Time: 4 Hours
One last step that I needed to do on the baffles is to seal up any gaps in the baffles where they meet to engine. The idea is you need to imagine a molecule of air and you want the molecule to cool the engine. That molecule needs to travel past the cooling fins of the cylinders to me the most efficient. If there are other spaces that the molecule can go then that reduces the effectiveness of the cooling properties. So to force as many of those molecules around the fins you need to close any other escape paths for them. One area that had a very large gap was on the right side of the forward baffle. I think it would have been tough to fill it with just RTV so I made a filler strip out of .025″ sheet. Once I had it to the shape I needed I drilled, deburred, primed and painted it to match. Most of the areas that need seal are pretty obvious to see for the not-so-obvious areas I used a light shining up from the underside of the engine to identify them. I used a grey colored RTV sealant, think caulking for environments that get hot and have contact with oils/fuels. It seals well and creates a good bond however can be removed when needed. It’s messy and hard to get it to look good but it is needed to properly cool the engine. I bought a couple large tubes that fit in a caulking gun to make it easier to apply. A couple areas that were too hard to access with the nozzle on the tube so I used a piece of 1/4″ plastic hose that was extra brake line stock attached to the nozzle to help get to those. I was able to use a wet finger to smooth some of the areas but others it was just too tight to get a finger on the seal. They aren’t beautiful but the will accomplish the task. I’m glad I was able to find a color that didn’t stick out like the red RTV that most planes use and would really be an eyesore.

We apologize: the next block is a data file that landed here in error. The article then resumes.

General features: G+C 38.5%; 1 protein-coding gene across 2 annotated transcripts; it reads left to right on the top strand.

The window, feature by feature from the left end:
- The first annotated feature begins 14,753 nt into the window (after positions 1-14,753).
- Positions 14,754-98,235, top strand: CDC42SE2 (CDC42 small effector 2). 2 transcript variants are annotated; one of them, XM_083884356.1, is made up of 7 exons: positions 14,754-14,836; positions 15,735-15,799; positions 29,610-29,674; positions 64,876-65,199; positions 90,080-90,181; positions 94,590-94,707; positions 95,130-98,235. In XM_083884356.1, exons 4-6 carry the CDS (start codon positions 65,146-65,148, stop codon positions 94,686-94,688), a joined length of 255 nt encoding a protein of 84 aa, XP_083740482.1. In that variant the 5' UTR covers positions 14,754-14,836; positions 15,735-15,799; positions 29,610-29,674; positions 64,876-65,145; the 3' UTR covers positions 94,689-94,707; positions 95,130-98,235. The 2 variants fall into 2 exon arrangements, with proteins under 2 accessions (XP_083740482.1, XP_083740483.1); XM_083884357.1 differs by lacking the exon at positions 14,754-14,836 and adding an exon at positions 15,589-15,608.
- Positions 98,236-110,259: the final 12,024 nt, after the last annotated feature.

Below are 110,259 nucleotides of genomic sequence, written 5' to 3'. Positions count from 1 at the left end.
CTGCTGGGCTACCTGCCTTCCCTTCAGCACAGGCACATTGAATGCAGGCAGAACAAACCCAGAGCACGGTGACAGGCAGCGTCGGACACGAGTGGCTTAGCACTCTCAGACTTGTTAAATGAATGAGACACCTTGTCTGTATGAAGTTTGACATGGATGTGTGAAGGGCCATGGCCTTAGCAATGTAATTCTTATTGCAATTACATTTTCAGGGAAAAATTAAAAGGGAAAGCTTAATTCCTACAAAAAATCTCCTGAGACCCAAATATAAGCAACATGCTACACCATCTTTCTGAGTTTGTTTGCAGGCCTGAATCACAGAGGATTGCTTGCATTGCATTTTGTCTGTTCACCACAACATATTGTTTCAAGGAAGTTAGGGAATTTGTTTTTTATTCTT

Overall I’m happy with how the baffles turned out. I think they will provide good cooling but will have to wait until I’m flying to confirm that.